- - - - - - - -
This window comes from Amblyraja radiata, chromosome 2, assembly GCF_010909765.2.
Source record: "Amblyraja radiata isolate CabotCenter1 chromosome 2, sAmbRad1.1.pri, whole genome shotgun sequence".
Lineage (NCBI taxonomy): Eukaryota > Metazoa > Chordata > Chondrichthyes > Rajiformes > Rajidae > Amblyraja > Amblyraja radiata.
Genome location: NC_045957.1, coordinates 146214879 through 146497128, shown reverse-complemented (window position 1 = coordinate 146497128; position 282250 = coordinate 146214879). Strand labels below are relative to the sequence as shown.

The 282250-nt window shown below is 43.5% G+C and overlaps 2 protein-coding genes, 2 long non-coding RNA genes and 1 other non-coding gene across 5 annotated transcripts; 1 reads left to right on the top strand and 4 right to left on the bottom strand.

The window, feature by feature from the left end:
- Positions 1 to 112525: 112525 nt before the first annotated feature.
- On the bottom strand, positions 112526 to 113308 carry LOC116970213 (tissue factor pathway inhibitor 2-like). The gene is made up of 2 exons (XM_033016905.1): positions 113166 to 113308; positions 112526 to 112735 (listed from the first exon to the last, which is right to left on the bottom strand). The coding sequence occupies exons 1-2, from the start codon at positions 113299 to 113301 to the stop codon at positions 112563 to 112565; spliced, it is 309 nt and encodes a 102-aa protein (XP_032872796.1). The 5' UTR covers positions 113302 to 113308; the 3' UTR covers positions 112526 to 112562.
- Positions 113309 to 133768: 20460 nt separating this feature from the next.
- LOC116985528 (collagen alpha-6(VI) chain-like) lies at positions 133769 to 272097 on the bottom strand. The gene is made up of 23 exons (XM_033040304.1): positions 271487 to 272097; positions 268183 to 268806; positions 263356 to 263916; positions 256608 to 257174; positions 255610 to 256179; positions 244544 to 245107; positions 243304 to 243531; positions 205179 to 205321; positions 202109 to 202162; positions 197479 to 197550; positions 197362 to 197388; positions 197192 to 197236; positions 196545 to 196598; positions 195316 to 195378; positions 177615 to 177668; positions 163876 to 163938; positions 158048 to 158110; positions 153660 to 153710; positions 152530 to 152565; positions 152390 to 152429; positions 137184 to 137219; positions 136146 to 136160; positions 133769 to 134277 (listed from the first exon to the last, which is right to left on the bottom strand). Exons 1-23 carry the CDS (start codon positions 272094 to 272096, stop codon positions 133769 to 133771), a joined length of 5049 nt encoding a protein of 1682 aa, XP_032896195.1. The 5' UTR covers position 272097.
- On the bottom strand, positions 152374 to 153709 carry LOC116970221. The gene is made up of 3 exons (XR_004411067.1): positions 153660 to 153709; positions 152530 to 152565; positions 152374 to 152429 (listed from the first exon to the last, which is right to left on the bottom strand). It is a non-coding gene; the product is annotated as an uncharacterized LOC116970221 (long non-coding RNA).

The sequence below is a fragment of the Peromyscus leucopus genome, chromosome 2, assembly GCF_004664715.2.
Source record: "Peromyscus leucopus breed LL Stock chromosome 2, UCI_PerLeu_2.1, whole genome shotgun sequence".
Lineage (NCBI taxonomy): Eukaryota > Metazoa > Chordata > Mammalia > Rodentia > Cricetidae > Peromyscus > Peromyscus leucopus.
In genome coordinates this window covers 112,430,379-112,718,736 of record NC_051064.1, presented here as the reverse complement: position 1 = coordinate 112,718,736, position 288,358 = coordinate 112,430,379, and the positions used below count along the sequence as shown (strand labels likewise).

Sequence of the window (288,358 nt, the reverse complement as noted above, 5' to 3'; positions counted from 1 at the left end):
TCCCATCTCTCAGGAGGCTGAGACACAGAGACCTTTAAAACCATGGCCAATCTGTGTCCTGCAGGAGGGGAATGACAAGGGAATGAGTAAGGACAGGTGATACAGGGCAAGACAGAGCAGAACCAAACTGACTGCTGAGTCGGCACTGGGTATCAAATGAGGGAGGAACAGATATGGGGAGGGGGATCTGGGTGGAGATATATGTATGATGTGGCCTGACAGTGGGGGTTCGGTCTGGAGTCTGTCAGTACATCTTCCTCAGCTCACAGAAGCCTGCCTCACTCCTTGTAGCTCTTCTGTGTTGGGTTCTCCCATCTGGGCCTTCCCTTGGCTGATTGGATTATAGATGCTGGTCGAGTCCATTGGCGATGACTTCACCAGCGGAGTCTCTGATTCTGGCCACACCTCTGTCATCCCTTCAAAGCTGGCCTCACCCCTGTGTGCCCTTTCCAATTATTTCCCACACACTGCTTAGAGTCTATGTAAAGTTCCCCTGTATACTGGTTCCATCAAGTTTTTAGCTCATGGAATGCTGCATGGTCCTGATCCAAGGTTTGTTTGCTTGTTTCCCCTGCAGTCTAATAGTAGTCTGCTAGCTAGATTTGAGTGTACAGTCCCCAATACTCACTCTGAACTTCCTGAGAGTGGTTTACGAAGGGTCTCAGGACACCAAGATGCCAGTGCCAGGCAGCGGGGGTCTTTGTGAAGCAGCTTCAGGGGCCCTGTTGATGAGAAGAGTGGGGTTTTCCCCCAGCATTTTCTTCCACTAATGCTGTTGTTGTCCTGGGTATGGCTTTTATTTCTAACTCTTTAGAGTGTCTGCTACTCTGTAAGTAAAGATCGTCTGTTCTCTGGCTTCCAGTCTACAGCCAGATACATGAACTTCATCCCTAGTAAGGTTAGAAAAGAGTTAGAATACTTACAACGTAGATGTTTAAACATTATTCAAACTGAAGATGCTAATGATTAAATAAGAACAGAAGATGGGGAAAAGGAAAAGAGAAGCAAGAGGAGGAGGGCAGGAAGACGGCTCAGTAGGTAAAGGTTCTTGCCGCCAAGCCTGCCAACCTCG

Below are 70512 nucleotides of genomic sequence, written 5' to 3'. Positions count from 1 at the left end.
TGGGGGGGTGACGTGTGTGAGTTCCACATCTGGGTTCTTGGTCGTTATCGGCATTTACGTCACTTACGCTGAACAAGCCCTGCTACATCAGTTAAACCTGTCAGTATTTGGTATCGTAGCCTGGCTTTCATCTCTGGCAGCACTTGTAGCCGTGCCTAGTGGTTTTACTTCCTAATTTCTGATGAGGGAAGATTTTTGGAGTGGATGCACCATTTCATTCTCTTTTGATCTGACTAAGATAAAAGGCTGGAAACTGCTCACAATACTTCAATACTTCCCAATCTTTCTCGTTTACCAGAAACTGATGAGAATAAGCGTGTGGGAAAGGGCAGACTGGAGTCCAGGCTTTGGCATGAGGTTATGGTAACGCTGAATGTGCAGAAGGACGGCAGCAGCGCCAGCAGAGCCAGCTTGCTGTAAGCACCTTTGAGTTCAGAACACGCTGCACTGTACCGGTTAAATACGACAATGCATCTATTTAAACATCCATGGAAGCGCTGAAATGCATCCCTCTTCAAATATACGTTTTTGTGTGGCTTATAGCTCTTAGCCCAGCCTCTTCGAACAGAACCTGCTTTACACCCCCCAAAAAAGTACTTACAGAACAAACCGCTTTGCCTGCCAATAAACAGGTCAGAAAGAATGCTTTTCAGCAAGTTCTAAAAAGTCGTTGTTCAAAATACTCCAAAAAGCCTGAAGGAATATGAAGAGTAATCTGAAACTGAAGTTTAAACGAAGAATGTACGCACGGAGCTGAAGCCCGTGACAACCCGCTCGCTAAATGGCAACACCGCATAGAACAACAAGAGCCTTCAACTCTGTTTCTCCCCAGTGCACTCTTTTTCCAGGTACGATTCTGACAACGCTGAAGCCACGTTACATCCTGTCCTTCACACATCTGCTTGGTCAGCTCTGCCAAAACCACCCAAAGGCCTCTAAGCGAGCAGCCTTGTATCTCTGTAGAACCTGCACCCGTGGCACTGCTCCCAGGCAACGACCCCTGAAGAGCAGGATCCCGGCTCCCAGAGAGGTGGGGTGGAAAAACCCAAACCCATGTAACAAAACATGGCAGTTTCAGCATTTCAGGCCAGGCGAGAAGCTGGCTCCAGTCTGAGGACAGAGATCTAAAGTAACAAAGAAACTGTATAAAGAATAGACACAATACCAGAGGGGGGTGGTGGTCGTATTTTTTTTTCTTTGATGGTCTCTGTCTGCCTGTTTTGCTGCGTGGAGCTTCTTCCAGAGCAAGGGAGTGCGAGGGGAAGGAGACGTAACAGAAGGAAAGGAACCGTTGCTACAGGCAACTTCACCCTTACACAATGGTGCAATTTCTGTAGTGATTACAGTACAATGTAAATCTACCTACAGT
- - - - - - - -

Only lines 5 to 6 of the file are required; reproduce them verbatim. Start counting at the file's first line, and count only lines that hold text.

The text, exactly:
The 282250-nt window shown below is 43.5% G+C and overlaps 2 protein-coding genes, 2 long non-coding RNA genes and 1 other non-coding gene across 5 annotated transcripts; 1 reads left to right on the top strand and 4 right to left on the bottom strand.

The window, feature by feature from the left end: